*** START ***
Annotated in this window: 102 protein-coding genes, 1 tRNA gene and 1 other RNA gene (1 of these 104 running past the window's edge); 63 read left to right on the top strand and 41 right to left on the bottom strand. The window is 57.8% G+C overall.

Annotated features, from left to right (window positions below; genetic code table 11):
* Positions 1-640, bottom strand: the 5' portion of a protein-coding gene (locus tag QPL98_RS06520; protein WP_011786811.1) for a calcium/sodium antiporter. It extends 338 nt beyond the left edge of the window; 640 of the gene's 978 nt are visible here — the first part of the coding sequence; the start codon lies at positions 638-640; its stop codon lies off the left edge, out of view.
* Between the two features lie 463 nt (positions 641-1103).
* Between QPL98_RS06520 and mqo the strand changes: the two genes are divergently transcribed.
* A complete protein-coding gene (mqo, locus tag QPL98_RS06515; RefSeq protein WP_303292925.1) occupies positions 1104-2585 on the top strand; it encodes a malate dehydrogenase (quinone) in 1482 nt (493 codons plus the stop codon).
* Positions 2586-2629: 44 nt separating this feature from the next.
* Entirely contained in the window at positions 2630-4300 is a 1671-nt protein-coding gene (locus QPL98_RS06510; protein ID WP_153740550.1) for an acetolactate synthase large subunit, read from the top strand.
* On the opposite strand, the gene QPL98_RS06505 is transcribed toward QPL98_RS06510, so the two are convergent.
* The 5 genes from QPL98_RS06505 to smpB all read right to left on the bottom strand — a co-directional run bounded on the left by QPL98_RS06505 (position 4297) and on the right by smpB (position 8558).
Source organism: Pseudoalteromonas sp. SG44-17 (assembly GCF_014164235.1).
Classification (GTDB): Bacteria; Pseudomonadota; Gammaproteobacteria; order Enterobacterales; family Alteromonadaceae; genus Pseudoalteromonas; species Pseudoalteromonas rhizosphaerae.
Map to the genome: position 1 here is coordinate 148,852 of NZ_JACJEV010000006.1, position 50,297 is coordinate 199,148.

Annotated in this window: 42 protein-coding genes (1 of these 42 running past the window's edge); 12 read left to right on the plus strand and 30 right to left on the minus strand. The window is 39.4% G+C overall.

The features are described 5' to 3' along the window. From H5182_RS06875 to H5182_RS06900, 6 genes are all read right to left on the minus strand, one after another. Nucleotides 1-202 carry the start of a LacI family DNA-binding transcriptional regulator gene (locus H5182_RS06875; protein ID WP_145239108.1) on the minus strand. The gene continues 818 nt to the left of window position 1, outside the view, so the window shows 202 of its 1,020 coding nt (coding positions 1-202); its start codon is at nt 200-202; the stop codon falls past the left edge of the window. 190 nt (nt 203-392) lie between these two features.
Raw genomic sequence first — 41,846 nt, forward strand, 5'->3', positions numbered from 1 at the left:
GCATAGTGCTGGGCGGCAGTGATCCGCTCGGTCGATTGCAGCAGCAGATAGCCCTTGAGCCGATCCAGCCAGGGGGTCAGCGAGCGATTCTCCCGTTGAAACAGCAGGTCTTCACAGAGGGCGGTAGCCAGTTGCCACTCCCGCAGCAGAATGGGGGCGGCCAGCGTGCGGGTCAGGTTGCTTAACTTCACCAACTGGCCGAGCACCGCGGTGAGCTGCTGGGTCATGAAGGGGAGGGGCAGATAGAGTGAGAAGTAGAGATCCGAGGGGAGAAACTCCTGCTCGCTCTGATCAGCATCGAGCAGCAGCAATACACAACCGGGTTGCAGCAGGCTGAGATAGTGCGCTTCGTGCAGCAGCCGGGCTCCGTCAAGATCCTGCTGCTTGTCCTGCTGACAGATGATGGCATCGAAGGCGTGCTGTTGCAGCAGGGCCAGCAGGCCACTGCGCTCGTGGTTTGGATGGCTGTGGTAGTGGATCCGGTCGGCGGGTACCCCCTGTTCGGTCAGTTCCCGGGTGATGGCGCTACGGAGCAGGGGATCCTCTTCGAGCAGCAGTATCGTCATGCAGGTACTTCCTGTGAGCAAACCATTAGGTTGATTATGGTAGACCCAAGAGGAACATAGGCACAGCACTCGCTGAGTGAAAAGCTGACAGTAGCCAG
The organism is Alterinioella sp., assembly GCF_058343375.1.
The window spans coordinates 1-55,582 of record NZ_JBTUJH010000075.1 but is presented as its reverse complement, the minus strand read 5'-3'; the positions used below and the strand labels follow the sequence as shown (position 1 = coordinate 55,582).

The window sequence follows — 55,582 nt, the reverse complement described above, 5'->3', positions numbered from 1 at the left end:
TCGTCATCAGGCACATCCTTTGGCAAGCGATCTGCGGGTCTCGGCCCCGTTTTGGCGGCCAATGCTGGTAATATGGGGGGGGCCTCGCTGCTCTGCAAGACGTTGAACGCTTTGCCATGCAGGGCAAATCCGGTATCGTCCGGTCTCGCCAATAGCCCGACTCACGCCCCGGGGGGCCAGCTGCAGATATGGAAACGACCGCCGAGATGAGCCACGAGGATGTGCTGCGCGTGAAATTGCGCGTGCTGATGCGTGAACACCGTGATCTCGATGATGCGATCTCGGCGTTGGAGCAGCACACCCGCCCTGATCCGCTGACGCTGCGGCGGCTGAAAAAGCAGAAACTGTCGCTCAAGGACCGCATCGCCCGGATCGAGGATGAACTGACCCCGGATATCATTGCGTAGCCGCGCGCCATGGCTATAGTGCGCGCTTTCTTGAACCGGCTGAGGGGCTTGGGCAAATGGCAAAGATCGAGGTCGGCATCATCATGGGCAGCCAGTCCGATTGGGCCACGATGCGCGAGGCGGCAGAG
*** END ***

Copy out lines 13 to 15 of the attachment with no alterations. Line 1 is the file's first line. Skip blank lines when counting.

Map to the genome: position 1 here is coordinate 148,852 of NZ_JACJEV010000006.1, position 50,297 is coordinate 199,148.

Annotated in this window: 42 protein-coding genes (1 of these 42 running past the window's edge); 12 read left to right on the plus strand and 30 right to left on the minus strand. The window is 39.4% G+C overall.

The features are described 5' to 3' along the window. From H5182_RS06875 to H5182_RS06900, 6 genes are all read right to left on the minus strand, one after another. Nucleotides 1-202 carry the start of a LacI family DNA-binding transcriptional regulator gene (locus H5182_RS06875; protein ID WP_145239108.1) on the minus strand. The gene continues 818 nt to the left of window position 1, outside the view, so the window shows 202 of its 1,020 coding nt (coding positions 1-202); its start codon is at nt 200-202; the stop codon falls past the left edge of the window. 190 nt (nt 203-392) lie between these two features.